Isn’t the effect of these policies essentially unlimited immigration? A would-be adult immigrant shows up with a “child” and neither can be detained (one is a blameless child; detaining the adult would be “family separation at the border”). Once in, the child cannot be deported because he/she/ze/they is now a “dreamer”. Once the “child” turns 18, he/she/ze/they is entitled to obtain green cards for two parents (“chain migration”).

There are roughly 2 billion children worldwide, age 0-14. Add their parents and that’s at least half the world population that would be eligible for legal immigration to the U.S. under Bloomberg’s plan(s).

Do any of the other Democrats propose a substantially different immigration policy?

[Separately, how does Bloomberg know that there are 11 million undocumented immigrants currently in the U.S.? There is no citizenship question on the 2020 Census (rumor FAQ) and there wasn’t one on a previous census. The eggheads at Yale say that the likely number is closer to 22 million.]

Exterior of my hotel last week in Los Angeles:

Americans are supposed to call up Mike, charge boldly up to the edge of the coronavirus, and let Swedish vodka merchants tell them how to have sex (but we still want to let the Russians tell us how to vote?).

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Knives Out movie: Migrants are better than Native-born Americans

When at Universal Orlando… see a movie! My Irish friend and I saw Knives Out, in which Daniel Craig speaks in a Southern accent that no Southerner since the 19th century (or ever?) has used.

Despite the anachronistic accent, this is perhaps the most modern Hollywood film. It concerns an extended multi-generational family of native-born Americans. They are mendacious and lazy. One even might be a Trump supporter and Wall advocate! All seek to live off the money earned by the patriarch. Their fertility is low, with a one-child maximum.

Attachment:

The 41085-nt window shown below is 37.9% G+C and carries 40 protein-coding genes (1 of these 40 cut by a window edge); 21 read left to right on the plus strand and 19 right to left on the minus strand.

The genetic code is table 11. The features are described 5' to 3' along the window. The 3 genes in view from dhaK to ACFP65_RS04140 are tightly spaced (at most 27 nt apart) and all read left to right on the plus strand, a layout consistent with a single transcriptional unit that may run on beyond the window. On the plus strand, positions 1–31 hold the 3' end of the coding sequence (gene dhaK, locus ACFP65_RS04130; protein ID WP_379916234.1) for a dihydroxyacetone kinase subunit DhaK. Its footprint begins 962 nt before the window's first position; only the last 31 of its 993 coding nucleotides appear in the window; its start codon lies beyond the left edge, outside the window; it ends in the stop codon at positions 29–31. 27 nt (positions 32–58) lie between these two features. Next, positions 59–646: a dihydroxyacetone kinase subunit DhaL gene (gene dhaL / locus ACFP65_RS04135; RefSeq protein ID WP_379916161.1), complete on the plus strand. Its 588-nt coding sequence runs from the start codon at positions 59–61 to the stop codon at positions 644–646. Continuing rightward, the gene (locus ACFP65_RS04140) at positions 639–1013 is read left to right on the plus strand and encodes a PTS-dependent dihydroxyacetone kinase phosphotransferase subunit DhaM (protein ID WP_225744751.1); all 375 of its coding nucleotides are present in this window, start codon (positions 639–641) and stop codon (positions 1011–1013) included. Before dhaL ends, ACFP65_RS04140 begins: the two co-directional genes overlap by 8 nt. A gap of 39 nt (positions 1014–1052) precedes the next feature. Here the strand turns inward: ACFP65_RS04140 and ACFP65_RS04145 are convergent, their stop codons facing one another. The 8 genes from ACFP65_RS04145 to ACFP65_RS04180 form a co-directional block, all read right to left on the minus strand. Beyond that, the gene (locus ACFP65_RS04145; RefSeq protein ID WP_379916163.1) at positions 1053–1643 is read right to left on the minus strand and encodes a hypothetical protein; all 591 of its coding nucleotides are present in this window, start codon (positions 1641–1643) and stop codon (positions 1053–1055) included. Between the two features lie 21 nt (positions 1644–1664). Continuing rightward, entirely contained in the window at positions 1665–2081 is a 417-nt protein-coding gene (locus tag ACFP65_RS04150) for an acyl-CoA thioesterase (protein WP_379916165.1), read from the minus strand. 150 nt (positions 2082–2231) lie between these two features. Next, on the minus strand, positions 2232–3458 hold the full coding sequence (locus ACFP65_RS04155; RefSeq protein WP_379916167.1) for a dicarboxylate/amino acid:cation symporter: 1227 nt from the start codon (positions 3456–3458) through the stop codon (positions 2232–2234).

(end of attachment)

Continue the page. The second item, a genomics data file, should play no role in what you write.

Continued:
On the other side of the scale is a hard-working migrant from Latin America. Her mother is undocumented, but somehow she and a sister are citizens. So that the mom can be a completely heroic “single mom,” no father is mentioned nor appears.

It’s a mystery so I don’t want to spoil the rest!

It is worth seeing just to see how thick Hollywood is willing to lay on the “immigrants are better than natives and the U.S. will be better off once the natives have been replaced” message.

[There is a technical inaccuracy. The citizen migrant is supposedly concerned that her undocumented mother will be deported. But the citizen is over age 18 and therefore has an automatic right to bring in her parents (including a father, if one can be identified) via chain migration.]

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NYT: all of the good Mexicans migrated to the U.S….

… leaving behind the bad Mexicans to run their own government in Mexico.

“Trump Got His Wish. Mexico Is Now the Wall.” (New York Times, February 7):

Dozens of Mexican National Guard troops equipped with helmets, batons and transparent shields coalesced on the highway connecting the Mexican cities of Ciudad Hidalgo and Tapachula to stop a caravan of migrants heading to the United States from Central America.

Mexico has effectively turned into an extension of Mr. Trump’s immigration police beyond American territory. And this is the case on multiple fronts: On the southern border with Guatemala, they prevent Central American migrants from coming into Mexico

That’s why I am surprised by the indifference shown by so many Mexicans over the abuses of the National Guard and the vicious attacks on social media aimed at Central Americans. Those xenophobic comments remind me of those I have been hearing for decades here in the United States